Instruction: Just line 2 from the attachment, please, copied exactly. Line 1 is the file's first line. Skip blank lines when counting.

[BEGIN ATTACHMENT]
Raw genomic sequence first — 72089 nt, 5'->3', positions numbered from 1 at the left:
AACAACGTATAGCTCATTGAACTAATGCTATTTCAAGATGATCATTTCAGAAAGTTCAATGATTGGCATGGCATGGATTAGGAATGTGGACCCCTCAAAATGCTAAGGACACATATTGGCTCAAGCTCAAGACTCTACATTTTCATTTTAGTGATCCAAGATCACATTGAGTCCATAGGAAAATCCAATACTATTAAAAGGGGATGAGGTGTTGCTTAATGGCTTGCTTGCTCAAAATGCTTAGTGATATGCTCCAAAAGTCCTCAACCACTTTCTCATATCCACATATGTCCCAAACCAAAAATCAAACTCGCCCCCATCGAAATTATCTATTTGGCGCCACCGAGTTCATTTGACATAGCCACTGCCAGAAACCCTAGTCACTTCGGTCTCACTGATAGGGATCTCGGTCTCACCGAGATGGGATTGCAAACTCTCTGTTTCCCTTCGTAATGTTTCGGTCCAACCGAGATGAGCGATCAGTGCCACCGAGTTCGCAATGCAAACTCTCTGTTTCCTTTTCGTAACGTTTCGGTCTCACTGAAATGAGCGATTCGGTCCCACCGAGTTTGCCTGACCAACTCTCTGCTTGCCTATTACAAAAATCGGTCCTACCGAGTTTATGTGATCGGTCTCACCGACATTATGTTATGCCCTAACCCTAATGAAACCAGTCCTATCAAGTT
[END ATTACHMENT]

AACAACGTATAGCTCATTGAACTAATGCTATTTCAAGATGATCATTTCAGAAAGTTCAATGATTGGCATGGCATGGATTAGGAATGTGGACCCCTCAAAATGCTAAGGACACATATTGGCTCAAGCTCAAGACTCTACATTTTCATTTTAGTGATCCAAGATCACATTGAGTCCATAGGAAAATCCAATACTATTAAAAGGGGATGAGGTGTTGCTTAATGGCTTGCTTGCTCAAAATGCTTAGTGATATGCTCCAAAAGTCCTCAACCACTTTCTCATATCCACATATGTCCCAAACCAAAAATCAAACTCGCCCCCATCGAAATTATCTATTTGGCGCCACCGAGTTCATTTGACATAGCCACTGCCAGAAACCCTAGTCACTTCGGTCTCACTGATAGGGATCTCGGTCTCACCGAGATGGGATTGCAAACTCTCTGTTTCCCTTCGTAATGTTTCGGTCCAACCGAGATGAGCGATCAGTGCCACCGAGTTCGCAATGCAAACTCTCTGTTTCCTTTTCGTAACGTTTCGGTCTCACTGAAATGAGCGATTCGGTCCCACCGAGTTTGCCTGACCAACTCTCTGCTTGCCTATTACAAAAATCGGTCCTACCGAGTTTATGTGATCGGTCTCACCGACATTATGTTATGCCCTAACCCTAATGAAACCAGTCCTATCAAGTT